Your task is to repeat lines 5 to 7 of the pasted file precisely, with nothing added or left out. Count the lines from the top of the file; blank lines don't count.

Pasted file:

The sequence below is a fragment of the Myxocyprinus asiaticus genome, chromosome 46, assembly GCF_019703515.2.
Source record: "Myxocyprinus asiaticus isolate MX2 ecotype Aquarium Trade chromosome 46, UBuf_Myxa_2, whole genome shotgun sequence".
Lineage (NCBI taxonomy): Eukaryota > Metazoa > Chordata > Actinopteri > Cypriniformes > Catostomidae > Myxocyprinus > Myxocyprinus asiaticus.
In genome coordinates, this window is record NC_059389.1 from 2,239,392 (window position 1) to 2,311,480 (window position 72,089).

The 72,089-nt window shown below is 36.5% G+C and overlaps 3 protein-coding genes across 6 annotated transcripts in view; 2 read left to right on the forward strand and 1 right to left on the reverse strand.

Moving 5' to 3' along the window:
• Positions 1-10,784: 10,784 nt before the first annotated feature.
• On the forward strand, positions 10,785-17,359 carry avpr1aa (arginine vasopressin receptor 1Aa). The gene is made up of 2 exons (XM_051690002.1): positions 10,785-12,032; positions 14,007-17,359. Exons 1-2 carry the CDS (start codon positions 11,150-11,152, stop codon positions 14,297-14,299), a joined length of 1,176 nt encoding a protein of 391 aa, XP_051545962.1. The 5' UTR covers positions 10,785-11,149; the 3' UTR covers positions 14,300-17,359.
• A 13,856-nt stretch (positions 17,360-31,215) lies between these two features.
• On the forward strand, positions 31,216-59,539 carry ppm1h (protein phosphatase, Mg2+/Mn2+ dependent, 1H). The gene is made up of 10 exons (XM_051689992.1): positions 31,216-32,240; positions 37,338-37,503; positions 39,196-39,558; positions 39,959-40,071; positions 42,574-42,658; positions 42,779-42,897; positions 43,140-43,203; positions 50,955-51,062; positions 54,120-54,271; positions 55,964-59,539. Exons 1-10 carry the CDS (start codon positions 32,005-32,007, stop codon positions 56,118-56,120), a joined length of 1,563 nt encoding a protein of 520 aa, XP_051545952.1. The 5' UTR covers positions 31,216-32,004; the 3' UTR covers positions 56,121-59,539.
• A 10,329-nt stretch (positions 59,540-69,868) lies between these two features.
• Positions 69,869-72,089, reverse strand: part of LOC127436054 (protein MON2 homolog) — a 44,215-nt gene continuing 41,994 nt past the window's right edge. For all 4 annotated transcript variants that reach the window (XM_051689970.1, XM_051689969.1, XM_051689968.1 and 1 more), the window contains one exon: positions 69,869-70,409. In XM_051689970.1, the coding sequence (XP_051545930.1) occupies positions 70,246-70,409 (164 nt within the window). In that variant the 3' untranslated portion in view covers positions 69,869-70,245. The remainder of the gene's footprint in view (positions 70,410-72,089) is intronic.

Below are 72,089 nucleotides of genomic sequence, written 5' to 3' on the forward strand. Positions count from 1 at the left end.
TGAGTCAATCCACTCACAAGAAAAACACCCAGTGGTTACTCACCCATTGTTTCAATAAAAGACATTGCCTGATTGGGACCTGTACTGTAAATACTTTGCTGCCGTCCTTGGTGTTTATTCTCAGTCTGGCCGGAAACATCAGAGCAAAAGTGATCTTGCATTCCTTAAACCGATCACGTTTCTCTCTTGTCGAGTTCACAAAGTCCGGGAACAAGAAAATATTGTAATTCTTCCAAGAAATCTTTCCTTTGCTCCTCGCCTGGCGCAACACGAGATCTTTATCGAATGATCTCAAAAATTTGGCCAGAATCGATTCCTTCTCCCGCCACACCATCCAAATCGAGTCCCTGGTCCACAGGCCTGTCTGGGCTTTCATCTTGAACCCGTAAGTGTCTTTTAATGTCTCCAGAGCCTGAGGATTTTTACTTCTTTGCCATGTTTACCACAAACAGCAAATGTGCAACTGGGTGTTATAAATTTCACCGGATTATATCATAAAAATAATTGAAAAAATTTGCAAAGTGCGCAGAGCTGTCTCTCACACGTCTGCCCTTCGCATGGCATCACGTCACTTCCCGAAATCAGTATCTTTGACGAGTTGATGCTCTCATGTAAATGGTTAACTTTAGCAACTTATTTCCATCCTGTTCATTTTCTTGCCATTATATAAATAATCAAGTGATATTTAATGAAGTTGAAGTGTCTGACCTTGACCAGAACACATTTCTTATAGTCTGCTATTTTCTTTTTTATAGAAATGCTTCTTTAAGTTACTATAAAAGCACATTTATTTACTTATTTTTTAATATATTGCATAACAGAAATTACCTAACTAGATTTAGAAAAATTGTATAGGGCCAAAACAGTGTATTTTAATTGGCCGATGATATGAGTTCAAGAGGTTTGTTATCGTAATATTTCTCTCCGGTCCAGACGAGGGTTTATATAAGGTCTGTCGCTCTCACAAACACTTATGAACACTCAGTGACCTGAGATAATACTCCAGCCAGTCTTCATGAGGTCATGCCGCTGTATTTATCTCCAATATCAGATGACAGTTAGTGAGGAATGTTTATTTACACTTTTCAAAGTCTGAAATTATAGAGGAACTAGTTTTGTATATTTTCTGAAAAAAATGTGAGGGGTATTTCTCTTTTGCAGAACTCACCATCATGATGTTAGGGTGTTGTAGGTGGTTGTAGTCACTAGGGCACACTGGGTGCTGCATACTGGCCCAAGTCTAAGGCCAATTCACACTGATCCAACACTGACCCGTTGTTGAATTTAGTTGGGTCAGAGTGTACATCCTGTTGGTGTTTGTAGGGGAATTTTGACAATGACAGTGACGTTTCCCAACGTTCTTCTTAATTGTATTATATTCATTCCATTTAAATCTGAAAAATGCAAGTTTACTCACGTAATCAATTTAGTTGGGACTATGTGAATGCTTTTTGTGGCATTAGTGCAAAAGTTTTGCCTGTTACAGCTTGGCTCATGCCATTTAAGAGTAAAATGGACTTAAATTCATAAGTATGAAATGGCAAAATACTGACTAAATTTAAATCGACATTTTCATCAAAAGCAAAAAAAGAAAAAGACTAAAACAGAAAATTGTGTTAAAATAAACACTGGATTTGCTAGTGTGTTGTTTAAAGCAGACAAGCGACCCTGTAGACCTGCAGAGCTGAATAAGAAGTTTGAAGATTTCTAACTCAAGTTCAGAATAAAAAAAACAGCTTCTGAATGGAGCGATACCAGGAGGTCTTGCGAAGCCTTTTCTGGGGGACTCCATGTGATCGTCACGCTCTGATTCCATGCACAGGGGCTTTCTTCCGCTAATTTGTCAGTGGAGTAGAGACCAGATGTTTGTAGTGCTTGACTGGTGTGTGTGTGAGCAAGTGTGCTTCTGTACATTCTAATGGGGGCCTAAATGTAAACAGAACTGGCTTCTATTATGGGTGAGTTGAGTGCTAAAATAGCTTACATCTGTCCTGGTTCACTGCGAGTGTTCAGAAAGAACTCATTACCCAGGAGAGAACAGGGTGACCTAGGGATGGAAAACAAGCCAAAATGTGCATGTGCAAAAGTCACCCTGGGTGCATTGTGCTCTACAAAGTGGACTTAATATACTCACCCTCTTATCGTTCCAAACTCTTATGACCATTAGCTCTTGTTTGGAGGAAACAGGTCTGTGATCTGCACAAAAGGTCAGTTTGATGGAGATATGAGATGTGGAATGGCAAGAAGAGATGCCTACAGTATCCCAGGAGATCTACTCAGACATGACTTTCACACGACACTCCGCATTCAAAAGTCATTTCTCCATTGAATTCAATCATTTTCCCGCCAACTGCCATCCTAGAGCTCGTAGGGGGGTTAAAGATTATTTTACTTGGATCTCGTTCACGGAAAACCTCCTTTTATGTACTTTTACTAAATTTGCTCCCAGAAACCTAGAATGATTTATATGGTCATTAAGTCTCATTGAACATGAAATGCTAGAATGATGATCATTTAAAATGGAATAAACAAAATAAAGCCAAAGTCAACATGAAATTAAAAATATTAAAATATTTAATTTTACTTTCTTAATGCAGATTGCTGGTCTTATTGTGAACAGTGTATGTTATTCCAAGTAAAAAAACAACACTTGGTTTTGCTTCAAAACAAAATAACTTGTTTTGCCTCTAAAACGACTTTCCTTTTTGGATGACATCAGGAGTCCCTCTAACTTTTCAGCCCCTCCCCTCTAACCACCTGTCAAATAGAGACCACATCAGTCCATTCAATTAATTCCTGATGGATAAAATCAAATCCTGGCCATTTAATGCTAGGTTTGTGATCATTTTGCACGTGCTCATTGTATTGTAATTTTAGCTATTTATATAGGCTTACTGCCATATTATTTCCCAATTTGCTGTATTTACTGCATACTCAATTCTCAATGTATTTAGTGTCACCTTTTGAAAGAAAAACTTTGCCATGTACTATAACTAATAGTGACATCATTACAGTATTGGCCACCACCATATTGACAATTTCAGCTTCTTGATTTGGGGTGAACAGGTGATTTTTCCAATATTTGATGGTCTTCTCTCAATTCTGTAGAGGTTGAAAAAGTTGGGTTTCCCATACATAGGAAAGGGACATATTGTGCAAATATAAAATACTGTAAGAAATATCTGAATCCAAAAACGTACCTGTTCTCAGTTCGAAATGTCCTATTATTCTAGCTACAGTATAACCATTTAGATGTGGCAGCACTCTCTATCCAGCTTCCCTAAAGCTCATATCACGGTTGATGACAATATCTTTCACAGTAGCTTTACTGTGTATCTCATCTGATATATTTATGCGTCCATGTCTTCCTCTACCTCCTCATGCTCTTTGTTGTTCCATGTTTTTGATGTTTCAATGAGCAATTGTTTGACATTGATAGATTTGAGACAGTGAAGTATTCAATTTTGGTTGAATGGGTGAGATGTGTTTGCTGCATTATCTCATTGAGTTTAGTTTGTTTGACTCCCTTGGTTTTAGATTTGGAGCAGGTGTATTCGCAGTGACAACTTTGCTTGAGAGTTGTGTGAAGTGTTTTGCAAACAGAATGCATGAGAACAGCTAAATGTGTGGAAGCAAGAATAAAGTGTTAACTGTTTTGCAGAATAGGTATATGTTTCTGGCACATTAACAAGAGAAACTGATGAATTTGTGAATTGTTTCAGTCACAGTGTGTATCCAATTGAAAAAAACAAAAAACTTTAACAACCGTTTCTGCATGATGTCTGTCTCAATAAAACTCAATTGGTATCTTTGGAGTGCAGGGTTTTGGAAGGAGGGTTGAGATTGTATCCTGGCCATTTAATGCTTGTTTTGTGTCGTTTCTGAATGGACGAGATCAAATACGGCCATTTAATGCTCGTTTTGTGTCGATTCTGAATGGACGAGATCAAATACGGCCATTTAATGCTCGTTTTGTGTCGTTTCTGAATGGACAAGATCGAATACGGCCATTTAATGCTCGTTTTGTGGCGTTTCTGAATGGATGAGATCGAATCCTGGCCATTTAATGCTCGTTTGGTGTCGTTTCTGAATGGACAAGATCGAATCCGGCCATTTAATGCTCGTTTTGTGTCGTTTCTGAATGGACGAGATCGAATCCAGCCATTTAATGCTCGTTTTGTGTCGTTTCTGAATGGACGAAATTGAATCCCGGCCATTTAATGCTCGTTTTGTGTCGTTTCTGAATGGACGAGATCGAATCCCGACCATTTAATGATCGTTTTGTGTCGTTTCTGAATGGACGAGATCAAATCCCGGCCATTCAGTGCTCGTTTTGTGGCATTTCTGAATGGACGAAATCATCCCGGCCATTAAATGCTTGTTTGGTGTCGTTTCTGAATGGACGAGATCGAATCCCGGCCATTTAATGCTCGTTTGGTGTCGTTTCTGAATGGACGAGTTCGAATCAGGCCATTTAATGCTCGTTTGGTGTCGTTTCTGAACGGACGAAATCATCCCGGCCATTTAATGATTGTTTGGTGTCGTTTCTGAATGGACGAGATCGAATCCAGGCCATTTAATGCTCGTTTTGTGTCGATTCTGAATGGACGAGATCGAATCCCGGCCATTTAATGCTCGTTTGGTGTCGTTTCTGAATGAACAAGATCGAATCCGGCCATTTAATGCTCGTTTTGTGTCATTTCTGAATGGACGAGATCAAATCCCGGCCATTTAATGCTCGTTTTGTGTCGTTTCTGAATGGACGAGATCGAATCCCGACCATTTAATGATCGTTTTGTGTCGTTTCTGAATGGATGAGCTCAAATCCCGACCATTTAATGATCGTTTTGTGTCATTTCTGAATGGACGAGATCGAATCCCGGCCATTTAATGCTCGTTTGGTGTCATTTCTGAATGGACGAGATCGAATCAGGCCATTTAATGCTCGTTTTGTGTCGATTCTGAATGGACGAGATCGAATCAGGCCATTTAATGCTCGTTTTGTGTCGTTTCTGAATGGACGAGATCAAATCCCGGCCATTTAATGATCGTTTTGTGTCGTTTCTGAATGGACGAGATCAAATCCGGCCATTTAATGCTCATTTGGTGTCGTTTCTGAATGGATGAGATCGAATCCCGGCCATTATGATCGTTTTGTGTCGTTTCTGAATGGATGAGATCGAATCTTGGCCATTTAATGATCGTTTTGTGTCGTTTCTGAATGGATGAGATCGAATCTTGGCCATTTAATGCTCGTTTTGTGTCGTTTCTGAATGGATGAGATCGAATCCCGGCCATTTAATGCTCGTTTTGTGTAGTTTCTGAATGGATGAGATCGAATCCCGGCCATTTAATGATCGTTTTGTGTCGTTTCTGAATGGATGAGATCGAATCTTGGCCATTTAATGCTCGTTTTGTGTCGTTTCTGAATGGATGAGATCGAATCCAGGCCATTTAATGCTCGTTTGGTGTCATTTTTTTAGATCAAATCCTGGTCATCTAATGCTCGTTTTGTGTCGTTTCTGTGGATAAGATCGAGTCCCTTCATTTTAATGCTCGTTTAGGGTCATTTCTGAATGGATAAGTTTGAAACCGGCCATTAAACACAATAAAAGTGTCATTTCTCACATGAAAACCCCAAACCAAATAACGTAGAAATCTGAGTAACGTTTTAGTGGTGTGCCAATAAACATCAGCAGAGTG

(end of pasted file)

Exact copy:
The 72,089-nt window shown below is 36.5% G+C and overlaps 3 protein-coding genes across 6 annotated transcripts in view; 2 read left to right on the forward strand and 1 right to left on the reverse strand.

Moving 5' to 3' along the window:
• Positions 1-10,784: 10,784 nt before the first annotated feature.